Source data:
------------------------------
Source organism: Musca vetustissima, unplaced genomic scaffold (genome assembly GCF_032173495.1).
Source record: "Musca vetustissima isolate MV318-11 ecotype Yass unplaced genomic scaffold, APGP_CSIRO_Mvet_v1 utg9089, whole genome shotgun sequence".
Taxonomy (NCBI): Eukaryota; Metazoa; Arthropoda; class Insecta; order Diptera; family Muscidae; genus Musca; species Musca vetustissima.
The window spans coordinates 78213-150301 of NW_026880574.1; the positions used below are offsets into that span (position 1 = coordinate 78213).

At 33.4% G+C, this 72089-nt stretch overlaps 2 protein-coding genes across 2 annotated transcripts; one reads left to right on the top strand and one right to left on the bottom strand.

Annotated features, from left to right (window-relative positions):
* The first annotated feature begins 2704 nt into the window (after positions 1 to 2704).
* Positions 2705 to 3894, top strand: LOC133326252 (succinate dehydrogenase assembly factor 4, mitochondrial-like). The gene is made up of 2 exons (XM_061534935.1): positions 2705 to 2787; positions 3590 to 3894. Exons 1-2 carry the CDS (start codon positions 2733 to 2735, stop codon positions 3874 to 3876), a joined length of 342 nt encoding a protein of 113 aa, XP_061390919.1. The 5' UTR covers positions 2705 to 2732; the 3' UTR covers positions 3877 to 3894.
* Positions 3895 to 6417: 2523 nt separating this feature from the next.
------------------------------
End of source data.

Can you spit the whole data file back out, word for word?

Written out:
Source organism: Musca vetustissima, unplaced genomic scaffold (genome assembly GCF_032173495.1).
Source record: "Musca vetustissima isolate MV318-11 ecotype Yass unplaced genomic scaffold, APGP_CSIRO_Mvet_v1 utg9089, whole genome shotgun sequence".
Taxonomy (NCBI): Eukaryota; Metazoa; Arthropoda; class Insecta; order Diptera; family Muscidae; genus Musca; species Musca vetustissima.
The window spans coordinates 78213-150301 of NW_026880574.1; the positions used below are offsets into that span (position 1 = coordinate 78213).

At 33.4% G+C, this 72089-nt stretch overlaps 2 protein-coding genes across 2 annotated transcripts; one reads left to right on the top strand and one right to left on the bottom strand.

Annotated features, from left to right (window-relative positions):
* The first annotated feature begins 2704 nt into the window (after positions 1 to 2704).
* Positions 2705 to 3894, top strand: LOC133326252 (succinate dehydrogenase assembly factor 4, mitochondrial-like). The gene is made up of 2 exons (XM_061534935.1): positions 2705 to 2787; positions 3590 to 3894. Exons 1-2 carry the CDS (start codon positions 2733 to 2735, stop codon positions 3874 to 3876), a joined length of 342 nt encoding a protein of 113 aa, XP_061390919.1. The 5' UTR covers positions 2705 to 2732; the 3' UTR covers positions 3877 to 3894.
* Positions 3895 to 6417: 2523 nt separating this feature from the next.